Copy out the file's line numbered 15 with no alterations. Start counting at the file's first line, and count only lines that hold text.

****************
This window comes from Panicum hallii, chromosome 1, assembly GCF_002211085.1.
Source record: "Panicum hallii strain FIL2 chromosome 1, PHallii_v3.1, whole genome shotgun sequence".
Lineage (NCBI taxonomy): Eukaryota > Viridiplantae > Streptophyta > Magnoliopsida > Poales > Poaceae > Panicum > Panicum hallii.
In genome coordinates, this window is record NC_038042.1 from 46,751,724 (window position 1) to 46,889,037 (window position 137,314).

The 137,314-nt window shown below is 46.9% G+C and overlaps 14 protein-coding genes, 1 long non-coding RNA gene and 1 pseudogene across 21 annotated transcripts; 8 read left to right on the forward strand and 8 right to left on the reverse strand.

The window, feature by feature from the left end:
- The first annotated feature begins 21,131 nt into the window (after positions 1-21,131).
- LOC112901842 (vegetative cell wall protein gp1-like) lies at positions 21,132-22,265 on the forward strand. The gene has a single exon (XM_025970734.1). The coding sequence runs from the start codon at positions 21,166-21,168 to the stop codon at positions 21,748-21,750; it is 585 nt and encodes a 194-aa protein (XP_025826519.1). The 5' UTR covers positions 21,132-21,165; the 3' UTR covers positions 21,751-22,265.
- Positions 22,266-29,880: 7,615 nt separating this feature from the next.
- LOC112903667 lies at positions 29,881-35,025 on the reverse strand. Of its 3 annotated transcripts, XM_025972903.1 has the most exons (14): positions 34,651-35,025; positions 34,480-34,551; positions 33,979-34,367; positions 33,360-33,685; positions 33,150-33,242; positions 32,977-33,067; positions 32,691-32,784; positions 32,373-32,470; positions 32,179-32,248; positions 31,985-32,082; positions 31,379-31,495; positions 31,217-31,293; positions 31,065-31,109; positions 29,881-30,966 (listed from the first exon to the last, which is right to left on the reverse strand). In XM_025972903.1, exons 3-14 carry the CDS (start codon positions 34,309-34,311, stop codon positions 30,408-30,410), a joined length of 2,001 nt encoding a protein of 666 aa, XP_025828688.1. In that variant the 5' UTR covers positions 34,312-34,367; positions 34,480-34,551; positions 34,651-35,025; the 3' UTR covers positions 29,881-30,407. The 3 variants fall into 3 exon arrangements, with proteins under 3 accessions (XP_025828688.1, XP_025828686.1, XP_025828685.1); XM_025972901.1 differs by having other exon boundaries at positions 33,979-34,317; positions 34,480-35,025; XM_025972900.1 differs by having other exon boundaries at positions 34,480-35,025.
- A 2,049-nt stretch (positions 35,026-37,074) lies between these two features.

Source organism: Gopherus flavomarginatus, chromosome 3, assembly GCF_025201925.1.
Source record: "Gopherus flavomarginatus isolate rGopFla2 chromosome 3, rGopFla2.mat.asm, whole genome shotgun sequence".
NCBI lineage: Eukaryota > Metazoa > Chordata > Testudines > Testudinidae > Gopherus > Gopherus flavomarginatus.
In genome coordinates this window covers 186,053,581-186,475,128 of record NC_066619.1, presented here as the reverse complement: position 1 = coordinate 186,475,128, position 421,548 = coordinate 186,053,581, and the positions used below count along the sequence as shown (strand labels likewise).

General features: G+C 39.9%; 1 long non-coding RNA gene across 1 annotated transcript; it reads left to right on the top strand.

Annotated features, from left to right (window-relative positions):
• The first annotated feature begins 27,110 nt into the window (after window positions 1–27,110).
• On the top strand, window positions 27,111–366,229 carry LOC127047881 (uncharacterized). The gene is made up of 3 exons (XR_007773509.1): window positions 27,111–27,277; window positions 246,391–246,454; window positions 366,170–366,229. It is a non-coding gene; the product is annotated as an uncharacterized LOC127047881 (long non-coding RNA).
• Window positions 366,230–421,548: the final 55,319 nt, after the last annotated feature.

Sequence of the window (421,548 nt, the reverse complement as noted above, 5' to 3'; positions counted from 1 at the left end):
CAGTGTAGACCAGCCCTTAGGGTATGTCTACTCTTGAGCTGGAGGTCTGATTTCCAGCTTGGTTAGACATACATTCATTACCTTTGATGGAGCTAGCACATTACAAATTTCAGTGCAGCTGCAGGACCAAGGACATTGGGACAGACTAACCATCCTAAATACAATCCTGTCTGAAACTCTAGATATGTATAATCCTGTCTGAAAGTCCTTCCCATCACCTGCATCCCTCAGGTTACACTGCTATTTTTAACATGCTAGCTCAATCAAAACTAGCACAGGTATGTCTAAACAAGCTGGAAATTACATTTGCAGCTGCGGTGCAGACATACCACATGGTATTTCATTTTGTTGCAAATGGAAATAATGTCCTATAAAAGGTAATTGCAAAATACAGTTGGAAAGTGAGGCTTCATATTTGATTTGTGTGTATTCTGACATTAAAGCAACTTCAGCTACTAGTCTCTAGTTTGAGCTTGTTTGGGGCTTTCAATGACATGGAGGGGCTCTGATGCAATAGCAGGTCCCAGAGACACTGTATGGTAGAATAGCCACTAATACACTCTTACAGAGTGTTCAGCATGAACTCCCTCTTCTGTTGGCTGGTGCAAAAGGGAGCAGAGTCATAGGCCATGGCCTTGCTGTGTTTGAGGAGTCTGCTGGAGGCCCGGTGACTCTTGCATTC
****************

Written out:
In genome coordinates this window covers 186,053,581-186,475,128 of record NC_066619.1, presented here as the reverse complement: position 1 = coordinate 186,475,128, position 421,548 = coordinate 186,053,581, and the positions used below count along the sequence as shown (strand labels likewise).